Tristram Shandy



Part 1

I came across this edition of Tristram Shandy in a bookstore. It is absolutely beautiful, and I may have to get a copy. However, what it did was remind me that I really want to rebind an old copy of the novel. It's been one of my favourite books for a long time. The language can be off putting if you let it, but its influences are everywhere, from Midnight's Children to 24 Hour Party People. It's an eighteenth century post-modern novel, and part of its great charm is the way it plays around with the physical structure of the book - making it perfect for binding.

In order to do the book justice, there are three places I can think of that the page layout has to be correct. The black page (Alas Poor Yorick, Vol 1 Chp X11) must fall on an odd page and take up both sides of that page, as must the marbled page (Vol 3 Chpt XXXVII), and the ten missing pages (Vol 4 Chpt XXV) must fall between an even and an odd page.

So, I set out to find a pre 1955 copy that met these criteria. So far the editions I have looked at have been:

1940 Odyssey Press

1912 (1914?) Dent (1912 Dent Everymans) - The copies I looked at in the library were 1912 Everymans, but the ones on Abebooks are 1914, maybe a different edition.

1950 Random House

1941 Modern Library (with Sentimental Journey)

1903 Unit Library

1949 McDonald

1948 John Lehmann (Chiltern Library) - I bought this one on spec, but none of the pages are right. It does however have nice title page, maybe I can use it.

So far only the Odyssey Press edition meets all the criteria. However, it is footnote laden, and is fatter and squatter than I would like. Most of the copies I can find online are paperback, and I can't tell from the library copies I have looked at whether they were originally paperback or hardback. I'm hoping the structure is the same either way. I will order one and find out!

Part 2

I've bought two copies of the Odyssey Press edition online. The first was filled with notations and underlines, despite the fact it was described as 'good' condition. I asked about the second, and on flick through there were no markings.

It is, as I suspected, a section stitched paperback, with animal glue on the spine. When I took it apart I found that there was the occasional underline or note written in it. I tried taking off the ink without much effect, it looked like ballpoint. Mostly I could substitute individual leaves from the first copy but there were still a few that were marked in both. Despite being the same edition, the more marked copy is a few mm larger in both directions. As I intend to edge decorate it, the excess will be sanded away.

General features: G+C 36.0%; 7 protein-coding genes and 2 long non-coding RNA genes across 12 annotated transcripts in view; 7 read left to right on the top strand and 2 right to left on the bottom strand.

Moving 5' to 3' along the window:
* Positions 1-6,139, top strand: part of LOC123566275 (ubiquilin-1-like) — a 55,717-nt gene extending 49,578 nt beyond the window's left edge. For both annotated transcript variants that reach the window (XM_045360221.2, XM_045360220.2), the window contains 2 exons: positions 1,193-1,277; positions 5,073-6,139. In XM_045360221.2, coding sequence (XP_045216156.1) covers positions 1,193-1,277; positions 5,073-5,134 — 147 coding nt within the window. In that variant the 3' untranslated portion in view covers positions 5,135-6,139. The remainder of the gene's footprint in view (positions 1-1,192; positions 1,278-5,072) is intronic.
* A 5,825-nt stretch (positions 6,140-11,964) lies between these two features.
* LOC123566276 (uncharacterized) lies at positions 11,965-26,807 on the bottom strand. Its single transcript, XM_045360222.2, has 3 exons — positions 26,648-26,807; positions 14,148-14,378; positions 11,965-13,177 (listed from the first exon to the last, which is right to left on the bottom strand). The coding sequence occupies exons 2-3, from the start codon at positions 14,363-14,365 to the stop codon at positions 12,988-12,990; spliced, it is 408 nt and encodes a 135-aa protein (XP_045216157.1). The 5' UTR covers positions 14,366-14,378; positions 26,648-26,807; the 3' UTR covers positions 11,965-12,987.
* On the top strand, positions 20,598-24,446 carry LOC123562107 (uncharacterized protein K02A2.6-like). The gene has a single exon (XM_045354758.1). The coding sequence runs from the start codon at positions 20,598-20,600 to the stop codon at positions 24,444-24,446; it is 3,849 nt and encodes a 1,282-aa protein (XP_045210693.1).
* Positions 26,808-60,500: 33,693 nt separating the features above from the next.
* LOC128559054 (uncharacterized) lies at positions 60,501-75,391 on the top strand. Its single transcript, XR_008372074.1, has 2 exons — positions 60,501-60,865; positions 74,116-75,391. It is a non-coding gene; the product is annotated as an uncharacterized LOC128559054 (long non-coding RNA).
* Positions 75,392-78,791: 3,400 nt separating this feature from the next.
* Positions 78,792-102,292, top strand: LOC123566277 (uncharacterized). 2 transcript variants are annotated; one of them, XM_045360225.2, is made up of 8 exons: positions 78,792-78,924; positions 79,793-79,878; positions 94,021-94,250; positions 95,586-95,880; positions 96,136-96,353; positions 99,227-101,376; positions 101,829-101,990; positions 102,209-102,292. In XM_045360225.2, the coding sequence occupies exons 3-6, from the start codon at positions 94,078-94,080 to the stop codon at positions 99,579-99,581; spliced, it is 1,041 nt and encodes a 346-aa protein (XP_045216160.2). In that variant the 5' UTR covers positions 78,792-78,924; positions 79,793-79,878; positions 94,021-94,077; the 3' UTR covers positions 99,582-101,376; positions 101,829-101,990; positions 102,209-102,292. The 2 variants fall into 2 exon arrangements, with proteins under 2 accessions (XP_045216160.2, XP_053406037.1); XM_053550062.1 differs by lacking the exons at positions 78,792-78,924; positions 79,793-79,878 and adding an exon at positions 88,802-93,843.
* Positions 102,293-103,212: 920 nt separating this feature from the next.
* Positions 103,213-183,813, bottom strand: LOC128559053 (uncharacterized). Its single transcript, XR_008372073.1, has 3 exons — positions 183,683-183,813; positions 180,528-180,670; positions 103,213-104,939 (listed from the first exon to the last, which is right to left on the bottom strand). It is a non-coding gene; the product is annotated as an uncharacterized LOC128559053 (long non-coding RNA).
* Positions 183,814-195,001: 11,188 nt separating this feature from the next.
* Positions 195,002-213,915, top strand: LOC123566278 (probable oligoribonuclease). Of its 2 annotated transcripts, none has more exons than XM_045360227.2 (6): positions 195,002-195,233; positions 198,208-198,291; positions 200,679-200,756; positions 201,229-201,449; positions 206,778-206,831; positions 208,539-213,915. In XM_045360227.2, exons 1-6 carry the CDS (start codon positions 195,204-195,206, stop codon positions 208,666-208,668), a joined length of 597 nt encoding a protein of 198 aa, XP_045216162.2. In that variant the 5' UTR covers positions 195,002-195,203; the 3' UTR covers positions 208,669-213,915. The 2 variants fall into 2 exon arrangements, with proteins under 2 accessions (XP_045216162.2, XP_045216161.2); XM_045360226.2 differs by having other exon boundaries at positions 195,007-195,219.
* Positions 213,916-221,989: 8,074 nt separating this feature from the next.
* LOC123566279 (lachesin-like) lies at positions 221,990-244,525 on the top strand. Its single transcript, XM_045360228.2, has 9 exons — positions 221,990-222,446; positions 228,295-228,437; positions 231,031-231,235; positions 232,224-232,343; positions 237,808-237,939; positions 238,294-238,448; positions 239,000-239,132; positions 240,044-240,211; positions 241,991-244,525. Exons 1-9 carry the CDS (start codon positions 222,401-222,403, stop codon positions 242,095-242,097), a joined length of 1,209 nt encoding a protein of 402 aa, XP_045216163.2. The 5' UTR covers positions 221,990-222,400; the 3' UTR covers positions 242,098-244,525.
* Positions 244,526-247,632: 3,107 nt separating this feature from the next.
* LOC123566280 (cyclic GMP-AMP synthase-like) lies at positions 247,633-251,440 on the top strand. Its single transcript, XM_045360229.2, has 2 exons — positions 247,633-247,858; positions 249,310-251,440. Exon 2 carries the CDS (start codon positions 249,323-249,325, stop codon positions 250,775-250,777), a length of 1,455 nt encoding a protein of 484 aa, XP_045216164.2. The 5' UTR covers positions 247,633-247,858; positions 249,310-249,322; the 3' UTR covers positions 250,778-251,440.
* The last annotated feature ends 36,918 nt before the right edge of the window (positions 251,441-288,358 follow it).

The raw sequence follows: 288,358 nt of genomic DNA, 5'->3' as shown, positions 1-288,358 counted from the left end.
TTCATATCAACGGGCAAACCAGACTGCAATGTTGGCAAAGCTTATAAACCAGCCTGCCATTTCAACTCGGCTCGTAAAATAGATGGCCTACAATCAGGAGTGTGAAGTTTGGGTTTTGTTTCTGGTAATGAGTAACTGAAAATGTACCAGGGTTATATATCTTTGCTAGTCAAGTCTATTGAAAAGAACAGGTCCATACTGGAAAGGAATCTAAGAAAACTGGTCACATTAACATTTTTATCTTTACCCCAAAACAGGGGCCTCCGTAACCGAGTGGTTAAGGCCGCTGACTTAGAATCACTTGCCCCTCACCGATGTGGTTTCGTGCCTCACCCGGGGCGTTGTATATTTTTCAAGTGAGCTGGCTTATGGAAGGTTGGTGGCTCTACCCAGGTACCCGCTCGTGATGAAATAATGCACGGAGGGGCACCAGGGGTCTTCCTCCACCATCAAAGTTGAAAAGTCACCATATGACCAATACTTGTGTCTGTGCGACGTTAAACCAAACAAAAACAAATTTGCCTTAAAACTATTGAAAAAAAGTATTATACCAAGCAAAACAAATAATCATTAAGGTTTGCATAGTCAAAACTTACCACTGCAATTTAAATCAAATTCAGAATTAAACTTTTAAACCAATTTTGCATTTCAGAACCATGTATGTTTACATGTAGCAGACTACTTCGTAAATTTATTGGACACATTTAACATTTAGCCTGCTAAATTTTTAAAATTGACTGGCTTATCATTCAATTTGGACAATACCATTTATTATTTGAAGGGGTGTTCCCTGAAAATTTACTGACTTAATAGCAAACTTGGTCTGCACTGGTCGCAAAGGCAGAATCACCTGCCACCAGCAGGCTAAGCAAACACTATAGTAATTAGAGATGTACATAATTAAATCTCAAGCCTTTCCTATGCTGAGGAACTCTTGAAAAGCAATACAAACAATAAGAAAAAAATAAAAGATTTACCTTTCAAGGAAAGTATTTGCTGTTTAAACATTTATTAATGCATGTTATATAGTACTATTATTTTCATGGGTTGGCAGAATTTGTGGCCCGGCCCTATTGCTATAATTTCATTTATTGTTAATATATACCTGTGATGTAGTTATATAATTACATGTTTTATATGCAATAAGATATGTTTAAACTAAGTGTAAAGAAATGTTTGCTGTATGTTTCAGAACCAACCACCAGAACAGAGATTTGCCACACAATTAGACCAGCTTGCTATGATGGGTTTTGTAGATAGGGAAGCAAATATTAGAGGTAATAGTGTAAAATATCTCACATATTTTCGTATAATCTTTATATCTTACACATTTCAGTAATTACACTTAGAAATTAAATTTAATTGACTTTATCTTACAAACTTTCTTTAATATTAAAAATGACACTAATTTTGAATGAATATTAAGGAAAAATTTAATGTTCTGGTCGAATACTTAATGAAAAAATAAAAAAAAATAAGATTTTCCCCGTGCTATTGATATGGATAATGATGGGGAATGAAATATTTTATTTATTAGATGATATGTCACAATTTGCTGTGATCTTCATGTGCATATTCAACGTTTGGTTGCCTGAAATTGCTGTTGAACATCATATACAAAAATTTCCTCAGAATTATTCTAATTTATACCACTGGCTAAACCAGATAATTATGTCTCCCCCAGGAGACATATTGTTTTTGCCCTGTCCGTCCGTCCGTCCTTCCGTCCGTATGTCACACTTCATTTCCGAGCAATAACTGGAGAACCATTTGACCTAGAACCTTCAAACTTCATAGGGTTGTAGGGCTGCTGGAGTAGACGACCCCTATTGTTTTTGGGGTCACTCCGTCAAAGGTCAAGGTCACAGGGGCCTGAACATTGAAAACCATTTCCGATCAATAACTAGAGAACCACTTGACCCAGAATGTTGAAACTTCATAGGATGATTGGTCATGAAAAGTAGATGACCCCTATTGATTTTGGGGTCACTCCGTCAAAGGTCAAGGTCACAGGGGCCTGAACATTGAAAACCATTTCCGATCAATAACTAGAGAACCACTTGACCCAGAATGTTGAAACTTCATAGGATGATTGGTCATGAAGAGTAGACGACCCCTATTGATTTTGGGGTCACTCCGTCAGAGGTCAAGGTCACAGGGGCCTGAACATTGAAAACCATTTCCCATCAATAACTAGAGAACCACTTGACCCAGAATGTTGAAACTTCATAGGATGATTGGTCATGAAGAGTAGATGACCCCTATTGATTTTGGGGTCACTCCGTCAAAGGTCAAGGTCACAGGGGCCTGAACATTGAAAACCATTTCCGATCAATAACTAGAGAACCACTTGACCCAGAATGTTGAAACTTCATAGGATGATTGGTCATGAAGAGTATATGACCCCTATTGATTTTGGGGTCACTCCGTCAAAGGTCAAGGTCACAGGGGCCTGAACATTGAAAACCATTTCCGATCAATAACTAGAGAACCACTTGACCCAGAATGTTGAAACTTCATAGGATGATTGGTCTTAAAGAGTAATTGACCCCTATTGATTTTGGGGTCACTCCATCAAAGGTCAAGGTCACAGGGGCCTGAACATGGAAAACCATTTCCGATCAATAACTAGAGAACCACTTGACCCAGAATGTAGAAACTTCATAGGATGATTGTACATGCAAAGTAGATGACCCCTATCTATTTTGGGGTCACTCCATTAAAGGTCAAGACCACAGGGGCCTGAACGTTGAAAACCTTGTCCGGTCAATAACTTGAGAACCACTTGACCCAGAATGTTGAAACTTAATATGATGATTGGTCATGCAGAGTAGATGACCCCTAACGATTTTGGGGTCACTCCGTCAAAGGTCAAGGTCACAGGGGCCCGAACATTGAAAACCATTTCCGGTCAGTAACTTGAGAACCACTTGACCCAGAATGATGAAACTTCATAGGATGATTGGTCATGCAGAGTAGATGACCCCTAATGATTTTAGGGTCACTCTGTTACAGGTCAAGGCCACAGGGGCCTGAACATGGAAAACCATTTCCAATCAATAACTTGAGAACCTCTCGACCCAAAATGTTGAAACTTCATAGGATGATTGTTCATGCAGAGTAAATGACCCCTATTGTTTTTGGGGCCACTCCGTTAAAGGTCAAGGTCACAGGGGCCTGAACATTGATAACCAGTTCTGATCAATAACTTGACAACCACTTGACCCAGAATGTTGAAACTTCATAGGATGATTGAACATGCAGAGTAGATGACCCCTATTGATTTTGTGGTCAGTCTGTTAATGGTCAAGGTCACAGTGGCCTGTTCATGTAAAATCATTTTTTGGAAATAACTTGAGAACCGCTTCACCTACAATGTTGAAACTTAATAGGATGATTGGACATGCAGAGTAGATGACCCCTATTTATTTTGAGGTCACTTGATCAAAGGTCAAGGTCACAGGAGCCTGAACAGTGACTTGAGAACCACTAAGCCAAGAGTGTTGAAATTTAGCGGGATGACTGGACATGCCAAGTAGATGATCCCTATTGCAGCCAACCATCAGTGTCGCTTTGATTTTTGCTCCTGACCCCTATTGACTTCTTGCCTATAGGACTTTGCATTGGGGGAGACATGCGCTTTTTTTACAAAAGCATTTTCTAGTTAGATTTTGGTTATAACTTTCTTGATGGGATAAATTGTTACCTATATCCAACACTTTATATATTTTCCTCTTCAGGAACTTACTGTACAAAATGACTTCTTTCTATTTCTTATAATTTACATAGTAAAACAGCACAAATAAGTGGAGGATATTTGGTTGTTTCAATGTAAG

Both the marbled page and the black page fortuitously fall in the centre of a section. I've cut the black portion of the black page away and pasted a decorative black page in instead. Now to do the same with the marbled page.

Part 3

I finished grafting the special pages - the marbled page and the black page of mourning.

And here I have grafted spare pages from the badly marked copy on to existing pages of text to make a new section. Once the spine is glued up these, plus one that was grafted to the previous section, will be torn out to make the missing 'Chapter 24'. I'm not sure if I will do it before or after edge decoration.

These are the sections ready to be stitched.

In order to have as little swelling as possible, I used some of my teachers thinnest thread. The sections were stitched 'two up'. The photo shows two sections being stitched at once.

The thread comes out of the lower section before the the tape, comes across the tape diagonally and then into the upper section. The next tape is stitched diagonally from upper section to lower. This way each section has half as much stitching as 'all along' stitching. The last stitch is still a kettle stitch, but you have to reach down two sections to tie it off. I probably should have used four tapes to give more strength, as the stitching is not as strong.

The first three and last three sections are stitched 'french pick up'.